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Choquette v. Williams

United States District Court, D. Utah, Central Division

November 7, 2017

RALPH CHOQUETTE, Plaintiff,
v.
DALE WILLIAMS, Defendant.

          MEMORANDUM DECISION AND ORDER REGARDING PLAINTIFF'S SHORT FORM DISCOVERY MOTIONS

          PAUL M. WARNER Chief United States Magistrate Judge

         District Judge Dale A. Kimball referred this case to Chief Magistrate Judge Paul M. Warner pursuant to 28 U.S.C. § 636(b)(1)(A).[1] Before the court are Plaintiff's Short Form Discovery Motion to Compel Defendant to Produce Recorded Statement He Gave to His Auto Insurer Six Days After the Accident (the “Motion to Compel Recording”)[2] and Plaintiff's Short Form Discovery Motion to Compel Deposition of Dean Moncur (the “Motion to Compel Deposition”).[3] Having reviewed the parties' briefs and the relevant law, the court renders the following Memorandum Decision and Order.[4]

         BACKGROUND

         Plaintiff filed a lawsuit against Defendant on December 12, 2016.[5] The complaint alleges that the automobile Defendant was driving struck Plaintiff while he was riding a bicycle.[6]

         In Plaintiff's request for production (“RFP”) No. 4, Plaintiff requested that Defendant “[p]roduce any written or recorded statements of any individual who witnessed any part of the incident and a privilege log for any such statement withheld under a claim of privilege.”[7]Defendant responded, “None.”[8] During his deposition, Defendant testified that he had given a recorded statement to his insurer.[9] Although he maintained his position that the recorded statement was not responsive to RFP No. 4, Defendant subsequently updated his privilege log to include the recording and claimed the work-product privilege.[10]

         The Motion to Compel Recording seeks an order compelling Defendant to produce this recorded statement.[11] Defendant argues that the recorded statement is privileged as work-product obtained in anticipation of litigation.[12] The Motion to Compel Deposition seeks, in the alternative, to depose Dean Moncur, Defendant's insurance adjuster, regarding Defendant's claim that the recorded statement is work-product.[13] Plaintiff avers that if the Motion to Compel Recording is denied, the Motion to Compel Deposition is moot.[14]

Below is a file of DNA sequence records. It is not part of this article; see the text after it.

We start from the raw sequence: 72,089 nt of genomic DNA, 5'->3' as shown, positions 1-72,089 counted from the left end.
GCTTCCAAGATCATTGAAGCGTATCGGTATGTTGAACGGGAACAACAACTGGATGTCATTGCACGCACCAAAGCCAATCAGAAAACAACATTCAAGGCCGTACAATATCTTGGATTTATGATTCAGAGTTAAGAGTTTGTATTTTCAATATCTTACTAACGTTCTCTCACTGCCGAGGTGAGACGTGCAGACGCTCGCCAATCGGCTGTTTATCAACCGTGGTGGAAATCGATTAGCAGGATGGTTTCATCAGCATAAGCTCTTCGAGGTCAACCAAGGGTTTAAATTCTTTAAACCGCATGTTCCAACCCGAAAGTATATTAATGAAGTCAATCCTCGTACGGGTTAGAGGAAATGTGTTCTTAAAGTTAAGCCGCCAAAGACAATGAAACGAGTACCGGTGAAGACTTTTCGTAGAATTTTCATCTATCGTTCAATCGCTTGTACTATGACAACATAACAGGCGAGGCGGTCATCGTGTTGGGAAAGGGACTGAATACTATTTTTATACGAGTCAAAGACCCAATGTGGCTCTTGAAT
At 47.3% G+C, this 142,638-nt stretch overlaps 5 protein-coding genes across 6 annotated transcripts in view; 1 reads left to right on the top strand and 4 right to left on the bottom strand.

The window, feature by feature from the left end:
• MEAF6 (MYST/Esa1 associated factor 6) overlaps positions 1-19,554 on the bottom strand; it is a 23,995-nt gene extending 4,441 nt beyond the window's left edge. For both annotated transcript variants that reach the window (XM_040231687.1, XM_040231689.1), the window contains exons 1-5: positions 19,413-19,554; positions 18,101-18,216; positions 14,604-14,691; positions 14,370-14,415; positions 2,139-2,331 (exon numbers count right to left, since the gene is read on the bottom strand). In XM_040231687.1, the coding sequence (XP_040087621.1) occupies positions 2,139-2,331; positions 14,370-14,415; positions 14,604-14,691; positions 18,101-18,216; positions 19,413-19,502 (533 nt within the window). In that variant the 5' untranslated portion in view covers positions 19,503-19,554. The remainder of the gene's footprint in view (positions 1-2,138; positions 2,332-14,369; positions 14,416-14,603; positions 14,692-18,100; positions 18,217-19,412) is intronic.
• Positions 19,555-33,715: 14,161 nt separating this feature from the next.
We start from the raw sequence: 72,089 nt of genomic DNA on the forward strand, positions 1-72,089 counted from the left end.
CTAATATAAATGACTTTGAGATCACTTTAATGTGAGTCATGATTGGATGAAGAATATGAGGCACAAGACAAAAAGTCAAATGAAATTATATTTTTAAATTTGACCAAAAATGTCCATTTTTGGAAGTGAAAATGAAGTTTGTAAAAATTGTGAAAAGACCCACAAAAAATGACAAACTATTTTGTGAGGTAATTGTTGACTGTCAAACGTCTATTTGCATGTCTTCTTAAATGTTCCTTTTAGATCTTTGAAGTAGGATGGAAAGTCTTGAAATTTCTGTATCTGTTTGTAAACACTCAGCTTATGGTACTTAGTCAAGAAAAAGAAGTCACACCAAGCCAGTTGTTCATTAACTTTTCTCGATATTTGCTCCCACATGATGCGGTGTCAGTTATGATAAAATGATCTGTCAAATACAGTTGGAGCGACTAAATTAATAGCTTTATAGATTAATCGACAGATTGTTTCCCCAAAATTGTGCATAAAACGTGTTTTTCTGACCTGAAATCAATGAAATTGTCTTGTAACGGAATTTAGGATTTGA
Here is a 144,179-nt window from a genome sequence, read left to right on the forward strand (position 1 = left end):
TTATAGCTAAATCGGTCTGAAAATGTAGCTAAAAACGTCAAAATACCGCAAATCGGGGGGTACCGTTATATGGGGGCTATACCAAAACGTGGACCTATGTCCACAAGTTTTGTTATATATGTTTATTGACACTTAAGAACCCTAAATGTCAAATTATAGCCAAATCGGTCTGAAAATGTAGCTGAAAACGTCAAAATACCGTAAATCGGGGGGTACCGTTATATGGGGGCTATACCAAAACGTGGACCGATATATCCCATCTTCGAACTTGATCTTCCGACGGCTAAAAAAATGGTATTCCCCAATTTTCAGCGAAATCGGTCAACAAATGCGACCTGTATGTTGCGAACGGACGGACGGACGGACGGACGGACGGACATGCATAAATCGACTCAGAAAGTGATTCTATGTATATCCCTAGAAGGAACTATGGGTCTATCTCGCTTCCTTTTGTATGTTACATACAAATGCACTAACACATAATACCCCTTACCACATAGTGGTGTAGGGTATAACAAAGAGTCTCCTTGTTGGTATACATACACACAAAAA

DISCUSSION

         Pursuant to Rule 26, parties may discover “any nonprivileged matter that is relevant to any party's claim or defense.” Fed.R.Civ.P. 26(b)(1). “[D]ocuments and tangible things that are prepared in anticipation of litigation or for trial by another party or its representative (including the other party's . . . insurer . . .)” are not ordinarily discoverable. Fed.R.Civ.P. 26(b)(3)(A). “But . . . those materials may be discovered if . . . the party shows that it has substantial need for the materials to prepare its case and cannot, without undue hardship, obtain their substantial equivalent by other means.” Fed R. Civ. P. 26(b)(3)(A)(ii).

         The court agrees with Defendant that the statement provided to Defendant's insurer was obtained in anticipation of litigation, and is therefore privileged. In addition, the court finds that Plaintiff has not established, or even attempted to establish, the substantial need exception set forth in Rule 26(b)(3)(A)(ii). The court also agrees with Defendant that the privilege was not waived by the failure to identify Defendant's recorded statement and claim work-product privilege in response to RFP No. 4. RFP No. 4 requested the statements of witnesses to the incident, not parties thereto. Moreover, Defendant subsequently updated its privilege log, claiming the work-product privilege for the Defendant's recorded statement.

         For the foregoing reasons, the court hereby DENIES the Motion to Compel Recording. Accordingly, the Motion to Compel Deposition is hereby rendered MOOT.

         IT IS SO ORDERED.

---------

Notes:

[1] See docket no. 15.


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